I do not live in California, and I feel much pain for those that do. If something like this occurs, for people like me that have to drive 400+ miles in a week, it would be disastrous.

In my case, my mileage is based upon the need to spend time with my daughter (who does not live close to me). If this was outrageously expensive (as I believe it would be), then it would send a clear message to me that I SHOULD NOT spend time helping my daughter become a independent, productive member of society. One could ask, "Why not take the bus"; and the simple answer is that there is no bus service that goes where I need to go; and also bus service takes sooooo long to get you where you need to be that it's the same as spending no time with her at all.

All too often Politicians are so far removed from reality and what people experience in their life, that they have no clue about the consequences of their policy decision making. We (the people) need to take the power back away from Politicians by all means peaceable (if possible) and restore our government to the idea that we are a society of individuals (not automatons).




RE: Taking advantage of those that NEED to drive
By japlha on 11/10/2009 2:21:57 PM , Rating: 2
I understand your situation as I have to take a 4 hour flight to see my son. Perhaps I should pay less on airfare because I "need" to see my son compared to someone taking the same flight for frivolous reasons?

We all have a "need" to drive. I "need" to drive to the grocery store to buy food. The pizza delivery guy "needs" to deliver pizzas so he can support himself or family. Do we discount premiums when we drive for a "need". Do I get charged more per mile when I drive to a movie theatre? Is entertainment a need? How do we even define a need?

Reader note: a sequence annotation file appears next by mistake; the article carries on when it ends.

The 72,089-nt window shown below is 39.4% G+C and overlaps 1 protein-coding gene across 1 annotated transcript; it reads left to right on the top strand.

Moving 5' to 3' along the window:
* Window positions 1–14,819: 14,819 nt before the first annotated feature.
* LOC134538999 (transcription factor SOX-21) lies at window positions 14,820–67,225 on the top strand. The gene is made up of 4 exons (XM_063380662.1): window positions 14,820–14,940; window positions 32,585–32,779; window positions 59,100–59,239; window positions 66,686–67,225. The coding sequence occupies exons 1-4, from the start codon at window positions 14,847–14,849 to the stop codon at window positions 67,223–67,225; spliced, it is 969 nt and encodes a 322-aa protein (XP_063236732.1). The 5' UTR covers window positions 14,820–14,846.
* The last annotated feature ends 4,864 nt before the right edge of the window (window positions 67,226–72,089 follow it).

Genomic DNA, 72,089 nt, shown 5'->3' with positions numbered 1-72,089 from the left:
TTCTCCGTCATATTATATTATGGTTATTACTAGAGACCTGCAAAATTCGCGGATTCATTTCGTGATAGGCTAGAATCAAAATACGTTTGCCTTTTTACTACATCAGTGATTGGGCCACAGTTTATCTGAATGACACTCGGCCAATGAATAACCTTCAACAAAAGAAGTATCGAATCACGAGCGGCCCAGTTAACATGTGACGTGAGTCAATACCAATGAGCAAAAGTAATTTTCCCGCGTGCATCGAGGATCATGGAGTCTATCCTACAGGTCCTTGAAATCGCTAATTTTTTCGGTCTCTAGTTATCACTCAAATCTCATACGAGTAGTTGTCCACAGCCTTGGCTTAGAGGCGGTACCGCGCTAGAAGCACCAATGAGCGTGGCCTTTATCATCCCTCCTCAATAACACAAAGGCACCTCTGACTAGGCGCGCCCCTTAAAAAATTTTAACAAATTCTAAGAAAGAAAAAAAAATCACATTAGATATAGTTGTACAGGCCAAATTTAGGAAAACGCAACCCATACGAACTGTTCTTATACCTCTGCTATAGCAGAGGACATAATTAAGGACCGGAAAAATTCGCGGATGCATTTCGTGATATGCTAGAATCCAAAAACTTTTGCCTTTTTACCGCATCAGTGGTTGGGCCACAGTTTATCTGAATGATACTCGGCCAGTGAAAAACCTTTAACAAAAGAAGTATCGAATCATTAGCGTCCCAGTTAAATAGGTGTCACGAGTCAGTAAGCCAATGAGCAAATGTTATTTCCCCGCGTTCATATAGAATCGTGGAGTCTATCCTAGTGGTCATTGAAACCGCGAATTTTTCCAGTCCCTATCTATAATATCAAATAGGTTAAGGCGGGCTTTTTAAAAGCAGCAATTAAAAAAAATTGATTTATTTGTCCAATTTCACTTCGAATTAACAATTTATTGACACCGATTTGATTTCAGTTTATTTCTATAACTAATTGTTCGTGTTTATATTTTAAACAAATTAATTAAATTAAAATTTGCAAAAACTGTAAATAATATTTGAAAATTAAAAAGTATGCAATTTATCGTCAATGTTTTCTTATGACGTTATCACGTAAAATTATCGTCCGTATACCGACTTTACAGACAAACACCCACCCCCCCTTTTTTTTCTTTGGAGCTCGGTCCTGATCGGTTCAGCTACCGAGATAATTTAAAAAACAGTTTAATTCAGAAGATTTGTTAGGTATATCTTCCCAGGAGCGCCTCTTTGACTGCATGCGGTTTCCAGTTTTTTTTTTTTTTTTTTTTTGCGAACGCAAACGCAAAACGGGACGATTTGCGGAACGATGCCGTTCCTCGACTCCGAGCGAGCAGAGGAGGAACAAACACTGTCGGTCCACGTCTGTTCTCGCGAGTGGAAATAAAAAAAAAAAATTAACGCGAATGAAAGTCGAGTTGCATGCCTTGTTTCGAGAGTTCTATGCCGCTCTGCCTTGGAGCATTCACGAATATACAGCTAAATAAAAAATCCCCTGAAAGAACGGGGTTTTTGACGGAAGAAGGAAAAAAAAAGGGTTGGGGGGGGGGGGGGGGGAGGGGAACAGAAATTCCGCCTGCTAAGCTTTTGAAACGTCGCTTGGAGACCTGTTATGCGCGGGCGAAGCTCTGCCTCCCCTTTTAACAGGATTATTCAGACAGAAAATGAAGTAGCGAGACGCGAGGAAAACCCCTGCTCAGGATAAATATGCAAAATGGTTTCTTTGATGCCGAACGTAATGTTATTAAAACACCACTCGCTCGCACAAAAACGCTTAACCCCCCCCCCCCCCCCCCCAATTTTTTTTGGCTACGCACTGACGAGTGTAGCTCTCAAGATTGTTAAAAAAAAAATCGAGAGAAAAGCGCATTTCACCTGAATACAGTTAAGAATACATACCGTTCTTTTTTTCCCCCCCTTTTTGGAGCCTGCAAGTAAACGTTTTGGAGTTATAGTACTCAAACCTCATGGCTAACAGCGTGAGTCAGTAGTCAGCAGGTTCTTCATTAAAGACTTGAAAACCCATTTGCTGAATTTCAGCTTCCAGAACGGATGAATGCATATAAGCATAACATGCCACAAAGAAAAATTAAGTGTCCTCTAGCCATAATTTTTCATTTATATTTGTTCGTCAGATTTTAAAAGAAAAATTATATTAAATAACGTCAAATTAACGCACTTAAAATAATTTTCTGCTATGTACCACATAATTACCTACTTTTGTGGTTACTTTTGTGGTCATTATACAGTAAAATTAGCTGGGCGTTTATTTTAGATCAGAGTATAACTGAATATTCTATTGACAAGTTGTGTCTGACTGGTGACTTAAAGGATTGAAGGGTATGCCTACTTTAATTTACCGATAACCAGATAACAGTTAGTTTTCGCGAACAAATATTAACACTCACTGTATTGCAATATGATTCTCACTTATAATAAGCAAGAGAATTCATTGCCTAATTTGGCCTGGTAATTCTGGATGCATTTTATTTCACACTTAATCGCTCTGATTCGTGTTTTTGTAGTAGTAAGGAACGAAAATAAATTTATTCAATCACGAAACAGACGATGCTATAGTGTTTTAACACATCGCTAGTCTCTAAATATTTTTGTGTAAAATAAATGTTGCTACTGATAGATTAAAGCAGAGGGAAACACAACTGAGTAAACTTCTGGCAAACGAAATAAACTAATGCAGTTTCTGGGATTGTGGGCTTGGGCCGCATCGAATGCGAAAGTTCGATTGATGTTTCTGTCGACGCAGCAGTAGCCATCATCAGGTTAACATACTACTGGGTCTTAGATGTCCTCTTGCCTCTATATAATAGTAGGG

The reality is the more you drive the higher the risk of being in an accident regardless of the reason for driving.

This is just another factor in an insurer's calculations to predict risk.

My guess is premiums will not change for lower mileage drivers. Instead the premiums will increase for higher mileage drivers.


By 91TTZ on 11/10/2009 3:49:10 PM , Rating: 2
Who will get to decide who is a "low mileage driver" vs. a "high mileage driver"?

If you leave it up to the car insurance companies, they'll probably decide that the vast majority of the public are high mileage drivers since that will earn them more money.


By IcePickFreak on 11/10/2009 7:48:49 PM , Rating: 2
Just a hunch here, but I think he people who have been in a lot of accidents are the ones who are more likely to be in another. If you drive 30,000miles a year and haven't had an accident in 10 years why should you pay a high premium? On the flip side someone who only drives 6,000 miles a year, mostly because their car is in for repairs for 5 months out of the year because of 5-6 accidents a year, gets a deal? What's the differential, the guy with the accident maybe pays as much as the person who drives 5 times as much yet has no accidents?

How about we apply this to local taxes. I have no kids, I should get a tax break since I have none at school. I mean if I have no kids I'm not likely spending and of that tax money (ie. making a claim) used in schools am I? I should have to pay less of a 'premium' (ie. taxes). Currently it's the exact opposite.

I don't even know where you were trying to go with the "need" argument. People live in tree huts (in a jungle no less) and wear almost no clothing and apparently have all they need, should we tear down all the buildings and move back to that? Might not be bad since everyone has to pitch in their fair share, unlike the 'civilized' western world.